“These potential benefits to landside freight transportation, however, could be heavily for naught if the budget’s proposed cuts to waterside infrastructure programs are adopted,” he continued. “If we can’t get the goods efficiently and competitively into and out of our country through seaports and waterside navigation channels, American manufacturers won’t be able to receive the materials and/or components they need, and they as well as U.S. farmers, won’t be able to competitively export their products globally. In addition, U.S. retailers and consumers will suffer.”
AAPA noted the proposed budget would reduce the U.S. Army Corps of Engineers’ funding from the $2.33 billion appropriated last year to the $1.95 billion budget requested for fiscal 2016.
With the President’s Harbor Maintenance Tax (HMT)-related budget request remaining unchanged from last year, the HMT funding targets and formulas for equitable distribution established in the overwhelmingly-supported, bipartisan Water Resources Reform and Development Act (WRRDA) of 2014 were far from met. WRRDA set a funding target for fiscal 2016 of $1.32 billion. The $915 million requested by the President equates to only 47 percent of the estimated calendar year 2015 HMT revenue of $1.93 billion. Additionally, the President’s request is 16 percent less than the $1.1 billion appropriated by Congress for fiscal 2015.
The President’s budget request for the Corps’ coastal navigation construction program also dropped for fiscal 2016, from $97 million to $81 million. If enacted, it would decline by 16 percent to its lowest level in more than 10 years.
”The Corps of Engineers’ budget proposal falls well short of the waterside maintenance and modernization needs of this country,” Mr. Nagle remarked. “Our nation is at a critical point in maintaining our international competitiveness, and implementation of the FY2016 budget request would result in trade-related infrastructure losing further ground at a time when we are already behind many of our competitors.”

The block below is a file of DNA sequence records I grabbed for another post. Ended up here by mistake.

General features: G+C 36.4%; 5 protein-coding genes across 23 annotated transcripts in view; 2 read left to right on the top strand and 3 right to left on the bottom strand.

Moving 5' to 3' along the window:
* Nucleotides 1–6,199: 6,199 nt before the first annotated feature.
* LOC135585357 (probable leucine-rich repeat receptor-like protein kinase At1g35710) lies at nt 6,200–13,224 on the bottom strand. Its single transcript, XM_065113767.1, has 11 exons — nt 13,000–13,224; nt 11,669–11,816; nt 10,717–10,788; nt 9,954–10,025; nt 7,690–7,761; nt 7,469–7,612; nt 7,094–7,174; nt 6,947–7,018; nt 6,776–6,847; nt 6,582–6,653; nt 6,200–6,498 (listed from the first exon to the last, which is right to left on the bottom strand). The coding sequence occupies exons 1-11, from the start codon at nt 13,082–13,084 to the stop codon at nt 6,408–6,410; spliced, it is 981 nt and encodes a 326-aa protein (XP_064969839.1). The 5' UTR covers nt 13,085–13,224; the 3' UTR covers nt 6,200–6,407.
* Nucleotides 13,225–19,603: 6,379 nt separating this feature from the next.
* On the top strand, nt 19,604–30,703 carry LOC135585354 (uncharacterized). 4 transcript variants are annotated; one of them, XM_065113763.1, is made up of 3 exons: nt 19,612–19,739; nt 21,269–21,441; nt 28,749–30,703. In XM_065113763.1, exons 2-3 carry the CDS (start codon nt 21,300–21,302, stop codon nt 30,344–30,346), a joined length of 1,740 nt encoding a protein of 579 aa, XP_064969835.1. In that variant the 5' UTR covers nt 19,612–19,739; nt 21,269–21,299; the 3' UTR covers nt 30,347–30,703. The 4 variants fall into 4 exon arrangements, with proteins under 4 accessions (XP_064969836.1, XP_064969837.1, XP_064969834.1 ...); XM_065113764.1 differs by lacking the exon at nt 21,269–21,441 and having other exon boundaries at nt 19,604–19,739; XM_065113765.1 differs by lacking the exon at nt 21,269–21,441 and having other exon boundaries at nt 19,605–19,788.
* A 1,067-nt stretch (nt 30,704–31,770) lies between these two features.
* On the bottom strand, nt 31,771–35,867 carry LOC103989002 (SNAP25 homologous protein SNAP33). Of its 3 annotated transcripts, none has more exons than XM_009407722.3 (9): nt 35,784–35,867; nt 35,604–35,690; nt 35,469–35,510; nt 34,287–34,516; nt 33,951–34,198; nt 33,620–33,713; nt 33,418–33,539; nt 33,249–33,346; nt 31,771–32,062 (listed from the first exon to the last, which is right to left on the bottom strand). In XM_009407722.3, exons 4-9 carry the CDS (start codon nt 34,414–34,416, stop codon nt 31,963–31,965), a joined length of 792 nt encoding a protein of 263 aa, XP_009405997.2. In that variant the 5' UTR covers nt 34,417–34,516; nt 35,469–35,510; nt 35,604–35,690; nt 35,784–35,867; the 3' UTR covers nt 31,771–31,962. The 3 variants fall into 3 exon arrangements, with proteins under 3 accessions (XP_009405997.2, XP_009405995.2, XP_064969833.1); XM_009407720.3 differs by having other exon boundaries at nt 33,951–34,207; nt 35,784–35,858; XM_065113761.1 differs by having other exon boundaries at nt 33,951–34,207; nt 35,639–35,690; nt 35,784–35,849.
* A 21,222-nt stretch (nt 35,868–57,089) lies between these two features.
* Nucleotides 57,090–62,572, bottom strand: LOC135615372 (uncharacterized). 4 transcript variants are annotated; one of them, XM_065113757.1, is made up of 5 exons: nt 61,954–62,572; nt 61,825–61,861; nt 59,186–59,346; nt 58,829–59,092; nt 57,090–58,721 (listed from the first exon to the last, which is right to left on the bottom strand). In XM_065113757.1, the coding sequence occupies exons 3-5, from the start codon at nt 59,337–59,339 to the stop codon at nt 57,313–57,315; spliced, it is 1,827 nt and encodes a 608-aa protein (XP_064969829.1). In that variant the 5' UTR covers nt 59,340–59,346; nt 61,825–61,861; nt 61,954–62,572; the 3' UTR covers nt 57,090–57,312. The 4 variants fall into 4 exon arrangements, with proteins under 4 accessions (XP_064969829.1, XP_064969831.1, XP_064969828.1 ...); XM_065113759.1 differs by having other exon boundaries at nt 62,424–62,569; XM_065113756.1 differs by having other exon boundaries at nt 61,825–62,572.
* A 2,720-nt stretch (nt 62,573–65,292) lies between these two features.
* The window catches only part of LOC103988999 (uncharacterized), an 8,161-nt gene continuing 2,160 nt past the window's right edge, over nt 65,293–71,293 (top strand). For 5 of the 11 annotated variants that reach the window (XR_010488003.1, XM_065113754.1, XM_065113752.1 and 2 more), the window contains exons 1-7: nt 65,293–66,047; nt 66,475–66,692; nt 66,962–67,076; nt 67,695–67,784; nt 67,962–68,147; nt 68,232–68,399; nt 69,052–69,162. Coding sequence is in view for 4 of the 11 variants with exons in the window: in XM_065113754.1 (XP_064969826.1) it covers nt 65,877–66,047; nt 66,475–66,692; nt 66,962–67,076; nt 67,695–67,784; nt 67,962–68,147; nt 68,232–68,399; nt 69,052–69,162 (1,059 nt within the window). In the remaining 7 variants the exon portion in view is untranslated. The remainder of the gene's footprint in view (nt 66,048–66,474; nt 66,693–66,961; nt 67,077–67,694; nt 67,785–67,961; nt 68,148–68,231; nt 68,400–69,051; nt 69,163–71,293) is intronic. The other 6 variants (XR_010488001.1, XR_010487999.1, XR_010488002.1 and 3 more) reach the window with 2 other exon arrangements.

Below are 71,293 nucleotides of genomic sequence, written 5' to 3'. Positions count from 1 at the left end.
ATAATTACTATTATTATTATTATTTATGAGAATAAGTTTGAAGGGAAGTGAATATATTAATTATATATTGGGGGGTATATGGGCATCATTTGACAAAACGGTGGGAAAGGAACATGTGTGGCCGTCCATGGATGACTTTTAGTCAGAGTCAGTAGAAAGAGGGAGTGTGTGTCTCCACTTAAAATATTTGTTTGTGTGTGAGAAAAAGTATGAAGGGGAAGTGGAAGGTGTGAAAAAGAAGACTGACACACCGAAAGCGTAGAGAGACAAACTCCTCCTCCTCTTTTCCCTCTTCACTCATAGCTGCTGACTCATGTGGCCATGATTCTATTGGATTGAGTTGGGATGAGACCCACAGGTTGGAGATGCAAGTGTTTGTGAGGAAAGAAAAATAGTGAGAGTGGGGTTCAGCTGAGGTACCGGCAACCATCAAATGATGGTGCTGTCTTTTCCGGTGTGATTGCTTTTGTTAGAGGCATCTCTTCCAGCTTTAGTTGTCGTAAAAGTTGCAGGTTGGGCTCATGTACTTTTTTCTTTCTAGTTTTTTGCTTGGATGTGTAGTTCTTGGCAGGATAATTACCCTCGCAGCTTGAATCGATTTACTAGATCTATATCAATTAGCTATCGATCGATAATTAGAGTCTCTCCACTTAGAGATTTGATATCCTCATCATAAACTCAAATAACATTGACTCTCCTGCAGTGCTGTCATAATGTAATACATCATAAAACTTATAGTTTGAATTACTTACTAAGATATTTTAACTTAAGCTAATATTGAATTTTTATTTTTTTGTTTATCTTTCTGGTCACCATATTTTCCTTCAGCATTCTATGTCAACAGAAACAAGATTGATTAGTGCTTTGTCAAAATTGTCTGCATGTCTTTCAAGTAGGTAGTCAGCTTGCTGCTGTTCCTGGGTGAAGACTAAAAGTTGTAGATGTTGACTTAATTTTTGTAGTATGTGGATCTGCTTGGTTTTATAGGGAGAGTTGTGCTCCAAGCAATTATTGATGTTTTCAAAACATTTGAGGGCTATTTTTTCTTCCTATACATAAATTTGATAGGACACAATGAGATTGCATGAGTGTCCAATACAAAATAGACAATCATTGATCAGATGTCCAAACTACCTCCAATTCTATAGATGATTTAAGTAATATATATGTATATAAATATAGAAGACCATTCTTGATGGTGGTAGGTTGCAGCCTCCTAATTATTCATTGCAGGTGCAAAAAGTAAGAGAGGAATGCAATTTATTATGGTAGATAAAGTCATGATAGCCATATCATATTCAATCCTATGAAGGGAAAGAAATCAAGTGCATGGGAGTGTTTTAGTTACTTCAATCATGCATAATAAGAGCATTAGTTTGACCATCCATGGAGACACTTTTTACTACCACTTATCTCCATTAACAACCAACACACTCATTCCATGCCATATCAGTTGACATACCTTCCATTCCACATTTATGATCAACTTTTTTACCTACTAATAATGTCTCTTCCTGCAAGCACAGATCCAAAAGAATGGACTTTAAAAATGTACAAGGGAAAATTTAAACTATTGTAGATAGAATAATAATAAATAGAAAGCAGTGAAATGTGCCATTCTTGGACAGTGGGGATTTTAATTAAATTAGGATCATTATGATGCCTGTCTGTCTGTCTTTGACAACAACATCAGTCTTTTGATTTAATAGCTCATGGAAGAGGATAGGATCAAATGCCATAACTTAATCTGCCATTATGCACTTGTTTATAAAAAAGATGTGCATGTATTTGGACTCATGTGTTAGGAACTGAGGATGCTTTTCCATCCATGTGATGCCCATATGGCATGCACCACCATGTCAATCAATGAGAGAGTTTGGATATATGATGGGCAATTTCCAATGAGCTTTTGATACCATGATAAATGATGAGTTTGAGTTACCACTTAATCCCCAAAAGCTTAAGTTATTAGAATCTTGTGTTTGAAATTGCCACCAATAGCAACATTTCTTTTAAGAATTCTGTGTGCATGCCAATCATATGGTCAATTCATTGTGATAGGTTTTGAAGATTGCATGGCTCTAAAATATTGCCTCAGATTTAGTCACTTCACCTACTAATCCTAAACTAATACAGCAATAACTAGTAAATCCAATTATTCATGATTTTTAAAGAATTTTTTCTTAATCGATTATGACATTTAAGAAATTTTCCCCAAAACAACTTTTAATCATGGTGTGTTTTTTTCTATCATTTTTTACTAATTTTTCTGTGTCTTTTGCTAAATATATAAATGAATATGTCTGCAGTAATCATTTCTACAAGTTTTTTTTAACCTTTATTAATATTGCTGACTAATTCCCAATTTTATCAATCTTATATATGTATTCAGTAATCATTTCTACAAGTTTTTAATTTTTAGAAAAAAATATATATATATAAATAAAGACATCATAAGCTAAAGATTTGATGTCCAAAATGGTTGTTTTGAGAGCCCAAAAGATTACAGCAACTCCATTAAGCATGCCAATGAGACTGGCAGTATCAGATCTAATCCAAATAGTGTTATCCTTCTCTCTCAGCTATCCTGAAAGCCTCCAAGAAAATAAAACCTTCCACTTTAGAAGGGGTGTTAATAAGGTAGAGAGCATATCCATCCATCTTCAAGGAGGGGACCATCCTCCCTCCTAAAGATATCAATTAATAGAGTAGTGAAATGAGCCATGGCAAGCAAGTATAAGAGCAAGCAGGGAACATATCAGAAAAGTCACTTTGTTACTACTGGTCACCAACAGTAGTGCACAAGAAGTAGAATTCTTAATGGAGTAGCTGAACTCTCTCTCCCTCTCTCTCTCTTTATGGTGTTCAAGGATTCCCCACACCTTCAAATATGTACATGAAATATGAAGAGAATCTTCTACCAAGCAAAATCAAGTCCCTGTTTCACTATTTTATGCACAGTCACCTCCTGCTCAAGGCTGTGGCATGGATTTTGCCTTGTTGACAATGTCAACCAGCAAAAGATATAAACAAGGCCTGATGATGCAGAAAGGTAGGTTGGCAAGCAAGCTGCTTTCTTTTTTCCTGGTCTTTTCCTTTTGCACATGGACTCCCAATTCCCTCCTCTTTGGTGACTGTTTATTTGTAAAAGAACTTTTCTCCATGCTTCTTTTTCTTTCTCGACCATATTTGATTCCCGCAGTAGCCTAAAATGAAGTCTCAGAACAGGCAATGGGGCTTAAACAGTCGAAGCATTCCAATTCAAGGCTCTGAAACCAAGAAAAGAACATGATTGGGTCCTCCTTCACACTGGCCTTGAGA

With regard to seaport security, the Administration’s proposal for the Federal Emergency Management Agency’s (FEMA) National Preparedness Grant Program, similar to previous budget requests, would move management of such a consolidated program to the states. This proposal has been blocked by Congress in previous years. AAPA remains strongly opposed to moving these grants to the state level. It advocates instead for the existing program targeted at port security to be managed at the federal level since seaports are international borders for trade and should not be lumped with state and local programs.
In the environmental arena, the President’s budget for funding the Diesel Emissions Reduction Act (DERA), which has been highly successful in helping ports reduce air emissions from older diesel engines, would only provide a third of the current $30 million funding level. Last year, the President recommended eliminating DERA funding all together while AAPA continues to advocate for a robust DERA grant program that meets the authorization target of $100 million.
“As the Administration and Congress grapple with the multiple goals of reducing the nation’s debt while growing jobs and the economy, federal investments in ports and their connecting infrastructure on both the land and waterside continue to be an essential, effective utilization of limited resources, paying dividends through increased trade, jobs, enhanced international competitiveness, and over $200 billion a year in tax revenues,” said Mr. Nagle.